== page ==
Fluoride Action Network

Evaluation of public dose from FHR tritium release with consideration of meteorological uncertainties.

Source: Science of The Total Environment 709:136085 | December 13th, 2019 | Authors: Wu X, Liu Y, Kearfott K, Sun X.
Industry type: Nuclear Industry


  • Chronic airborne tritium release modeling was performed for three locations of future FHR construction.
  • Carried out parametric study of critical meteorological and geometric parameters.
  • Dose prediction for the near future was conducted for three locations.
  • Dominance of meteorological parameters differs significantly for various geological locations.
  • The study confirms the necessity of tritium management in FHRs.


Tritium management is a potentially significant issue in fluoride-salt-cooled high-temperature reactors (FHRs), as these reactors can produce tritium at high rates. Potential impact of the tritium released into the environment needs to be investigated to help determine the maximum-allowable tritium-release rate from an FHR plant. In this study, a dose assessment on the public resulting from FHR tritium release was performed via computational modeling. Three potential locations for FHR construction, i.e., the Hanford site, Idaho Falls in Idaho, and Oak Ridge in Tennessee, were selected. Atmospheric tritium dispersion was modeled using computer code family GENII and a parametric study of key meteorological variables was carried out. An uncertainty analysis was performed to examine the reliability of the prediction of dose for the year 2020. It is discovered that conditions in favor of lower public dose level from FHR tritium release include low atmosphere temperature, high wind speed, high relative humidity, and high tritium release point. It is also discovered that for different geological locations, the dominance of meteorological parameters differs significantly. Among the three locations modeled, although the Hanford site might be the most suitable location for FHR construction in the past, in the near future, Oak Ridge would possess advantages in the dose assessment aspect over the other two. We assumed that the tritium release rate from an FHR plant is given at 18.5?TBq/day and compared the probability of the maximum individual dose exceeding the regulatory limit (0.4?mSv/y). According to the prediction of dose for the year 2020, this probability is extremely low. While for Idaho Falls, it is 91.62% and for the Hanford site, 44.27%. The results indicate that effective measures should be taken for tritium control in FHR.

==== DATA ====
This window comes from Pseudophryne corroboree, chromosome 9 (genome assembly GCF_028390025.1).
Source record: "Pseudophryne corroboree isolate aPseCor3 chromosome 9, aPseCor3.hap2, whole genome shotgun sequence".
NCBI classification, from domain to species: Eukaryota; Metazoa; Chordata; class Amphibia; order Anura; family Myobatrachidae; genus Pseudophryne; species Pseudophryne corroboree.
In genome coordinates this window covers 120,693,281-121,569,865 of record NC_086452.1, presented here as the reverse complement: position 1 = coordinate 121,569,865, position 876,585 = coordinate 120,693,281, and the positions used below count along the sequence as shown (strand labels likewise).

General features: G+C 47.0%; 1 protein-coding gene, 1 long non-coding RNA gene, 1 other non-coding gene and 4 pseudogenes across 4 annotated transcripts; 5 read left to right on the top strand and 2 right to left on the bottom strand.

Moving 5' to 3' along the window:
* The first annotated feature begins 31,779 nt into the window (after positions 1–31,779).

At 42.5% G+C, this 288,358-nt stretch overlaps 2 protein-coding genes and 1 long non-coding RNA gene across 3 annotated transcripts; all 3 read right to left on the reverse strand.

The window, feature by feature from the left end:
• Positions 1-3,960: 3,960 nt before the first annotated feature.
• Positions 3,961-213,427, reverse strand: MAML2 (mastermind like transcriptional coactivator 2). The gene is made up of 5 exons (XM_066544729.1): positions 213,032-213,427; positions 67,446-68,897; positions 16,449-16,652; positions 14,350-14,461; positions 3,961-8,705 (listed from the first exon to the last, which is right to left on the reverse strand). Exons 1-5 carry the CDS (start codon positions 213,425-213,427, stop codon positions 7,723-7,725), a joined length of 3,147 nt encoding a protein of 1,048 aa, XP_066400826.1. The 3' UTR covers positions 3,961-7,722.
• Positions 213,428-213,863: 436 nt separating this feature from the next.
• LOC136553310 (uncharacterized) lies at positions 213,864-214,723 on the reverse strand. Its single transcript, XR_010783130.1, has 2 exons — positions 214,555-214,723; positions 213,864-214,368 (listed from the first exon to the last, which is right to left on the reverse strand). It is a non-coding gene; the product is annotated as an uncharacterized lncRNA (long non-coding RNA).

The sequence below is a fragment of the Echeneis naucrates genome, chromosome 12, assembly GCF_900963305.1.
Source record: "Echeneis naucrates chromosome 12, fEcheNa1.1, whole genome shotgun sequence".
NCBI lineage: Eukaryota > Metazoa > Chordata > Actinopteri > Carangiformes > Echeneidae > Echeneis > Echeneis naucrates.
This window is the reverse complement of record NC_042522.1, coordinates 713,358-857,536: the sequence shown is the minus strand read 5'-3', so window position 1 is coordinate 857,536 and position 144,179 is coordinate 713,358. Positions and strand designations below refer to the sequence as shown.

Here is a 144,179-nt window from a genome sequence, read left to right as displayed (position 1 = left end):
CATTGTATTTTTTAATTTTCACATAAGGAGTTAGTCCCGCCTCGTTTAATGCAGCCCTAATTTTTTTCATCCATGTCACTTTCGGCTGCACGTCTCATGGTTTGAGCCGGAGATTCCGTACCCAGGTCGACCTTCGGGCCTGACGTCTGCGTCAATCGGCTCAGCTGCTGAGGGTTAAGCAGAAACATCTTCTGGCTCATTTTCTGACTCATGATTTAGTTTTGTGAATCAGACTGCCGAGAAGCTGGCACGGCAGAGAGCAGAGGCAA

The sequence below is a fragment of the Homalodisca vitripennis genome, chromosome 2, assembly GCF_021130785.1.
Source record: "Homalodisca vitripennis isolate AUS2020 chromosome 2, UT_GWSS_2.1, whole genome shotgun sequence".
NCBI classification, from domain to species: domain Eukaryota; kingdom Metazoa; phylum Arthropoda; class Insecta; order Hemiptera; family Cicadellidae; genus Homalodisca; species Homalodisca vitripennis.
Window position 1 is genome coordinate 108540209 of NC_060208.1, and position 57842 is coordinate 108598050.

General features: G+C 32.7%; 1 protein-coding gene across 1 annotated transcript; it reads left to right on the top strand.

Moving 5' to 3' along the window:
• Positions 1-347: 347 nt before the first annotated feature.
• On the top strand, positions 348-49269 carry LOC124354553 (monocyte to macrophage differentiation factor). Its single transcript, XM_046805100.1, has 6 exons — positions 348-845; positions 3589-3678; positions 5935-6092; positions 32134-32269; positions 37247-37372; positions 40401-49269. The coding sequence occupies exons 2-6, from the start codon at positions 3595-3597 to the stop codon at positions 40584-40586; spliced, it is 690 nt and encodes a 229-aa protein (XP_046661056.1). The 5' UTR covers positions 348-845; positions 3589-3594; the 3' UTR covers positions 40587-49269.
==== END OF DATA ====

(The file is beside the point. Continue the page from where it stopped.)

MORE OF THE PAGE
*Original abstract online at https://www.sciencedirect.com/science/article/pii/S0048969719360814